The Privatisation Commission has warned further delays in the sale of State-owned sugar millers will delay reforms in the sector and expose the ailing industry to stiff competition on expiry of regional safeguards in February.
Chief executive Solomon Kitungu said the companies are at risk of missing the divestiture deadline stipulated by the Common Market for East and Southern Africa (Comesa) under an arrangement shielding Kenya against importation of cheap sugar.
“Further delays in the sale of these factories put the companies at risk in view of the lapsing of the Comesa sugar safeguards in February next year,” Mr Kitungu told the Business Daily.
Kenya received a one-year extension this year from Comesa restricting the regional importation of sugar at 300,000 tonnes to protect the ailing industry.
Governors from the sugar belt have threatened the process by opposing the formula to be used in allocation of shares. Instead they want the companies transferred to counties prior to the sale, a move that would see privatisation proceeds from the shares currently owned by government accrue to the counties.
READ: Farmers oppose governors’ plan to stop sale of sugar millers
Mr Kitungu notes Kenya will also miss out on the benefits of factories operating efficiently and competitively through milling farmers’ cane as soon as it matures besides timely payments.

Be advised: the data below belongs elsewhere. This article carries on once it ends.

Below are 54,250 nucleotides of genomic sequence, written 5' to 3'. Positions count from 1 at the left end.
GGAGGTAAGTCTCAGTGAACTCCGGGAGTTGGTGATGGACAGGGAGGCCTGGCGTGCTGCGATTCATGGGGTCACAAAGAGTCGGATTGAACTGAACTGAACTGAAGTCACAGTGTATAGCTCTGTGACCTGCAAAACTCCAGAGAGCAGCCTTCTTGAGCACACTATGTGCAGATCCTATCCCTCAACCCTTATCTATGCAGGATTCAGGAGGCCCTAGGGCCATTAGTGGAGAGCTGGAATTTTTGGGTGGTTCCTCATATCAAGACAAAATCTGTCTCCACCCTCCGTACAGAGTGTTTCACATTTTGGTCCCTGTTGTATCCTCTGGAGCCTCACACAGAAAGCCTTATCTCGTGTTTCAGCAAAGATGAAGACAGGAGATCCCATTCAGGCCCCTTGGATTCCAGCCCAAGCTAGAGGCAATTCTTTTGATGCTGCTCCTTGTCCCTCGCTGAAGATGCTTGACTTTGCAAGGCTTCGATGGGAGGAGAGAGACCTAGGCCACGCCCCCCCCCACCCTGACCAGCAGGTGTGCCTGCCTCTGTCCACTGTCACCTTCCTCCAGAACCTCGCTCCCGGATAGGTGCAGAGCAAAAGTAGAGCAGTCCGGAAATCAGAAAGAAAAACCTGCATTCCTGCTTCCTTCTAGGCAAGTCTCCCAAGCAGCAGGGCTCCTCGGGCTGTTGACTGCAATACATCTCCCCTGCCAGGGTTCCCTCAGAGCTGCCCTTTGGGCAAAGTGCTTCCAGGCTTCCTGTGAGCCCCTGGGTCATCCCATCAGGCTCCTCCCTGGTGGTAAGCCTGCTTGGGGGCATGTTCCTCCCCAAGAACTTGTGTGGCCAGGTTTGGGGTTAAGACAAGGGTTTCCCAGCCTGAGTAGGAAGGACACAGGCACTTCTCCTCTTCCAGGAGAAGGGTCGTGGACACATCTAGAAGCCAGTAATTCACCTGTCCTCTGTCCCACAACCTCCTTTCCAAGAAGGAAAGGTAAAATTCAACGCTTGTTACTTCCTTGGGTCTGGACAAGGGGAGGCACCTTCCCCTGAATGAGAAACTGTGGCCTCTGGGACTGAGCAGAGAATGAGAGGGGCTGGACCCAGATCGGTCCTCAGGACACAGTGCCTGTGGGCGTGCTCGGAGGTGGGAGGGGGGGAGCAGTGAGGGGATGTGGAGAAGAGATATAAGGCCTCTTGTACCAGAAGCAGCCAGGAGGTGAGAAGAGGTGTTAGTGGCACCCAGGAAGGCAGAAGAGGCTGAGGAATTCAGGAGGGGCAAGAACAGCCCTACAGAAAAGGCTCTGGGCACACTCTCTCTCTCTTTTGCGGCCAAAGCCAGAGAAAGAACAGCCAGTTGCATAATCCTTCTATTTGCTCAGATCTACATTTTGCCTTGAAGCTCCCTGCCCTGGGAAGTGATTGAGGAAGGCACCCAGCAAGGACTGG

The commission has held more than three meetings with the governors and other elected leaders in the past two months but the county bosses have stuck to their guns.
“We have met the governors in three different forums, including a meeting that we held in Mombasa with MPs and senators from the factory and cane catchment counties. Another meeting was held with them in Nairobi two weeks ago,” he said.
The government is selling Sony, Chemelil, Nzoia, Muhoroni and Miwani to strategic investors to allow for the injection of new capital and reverse the mills’ loss-making status.
Under the plan, 24 per cent of the mills is to be reserved for farmers and employees. The government will sell the remaining 25 per cent stake in the five sugar companies in initial public offerings once the factories are profitable.
Mr Kitungu said he has been consulting the Treasury at every stage and believes the ministry is well placed to deal with issues the governors have raised.
The five State-owned millers are steeped in debt amounting to Sh100 billion due to mismanagement and dumping of illegal sugar in the market.
Nzoia Sugar Company owes S7 billion, Miwani Sugar Company (in receivership) Sh28 billion, Muhoroni Sugar Company (in receivership) Sh27 billion, Chemelil Sugar Company Sh5 billion and South Nyanza Sugar Company S billion.
SOURCE: BUSINESS DAILY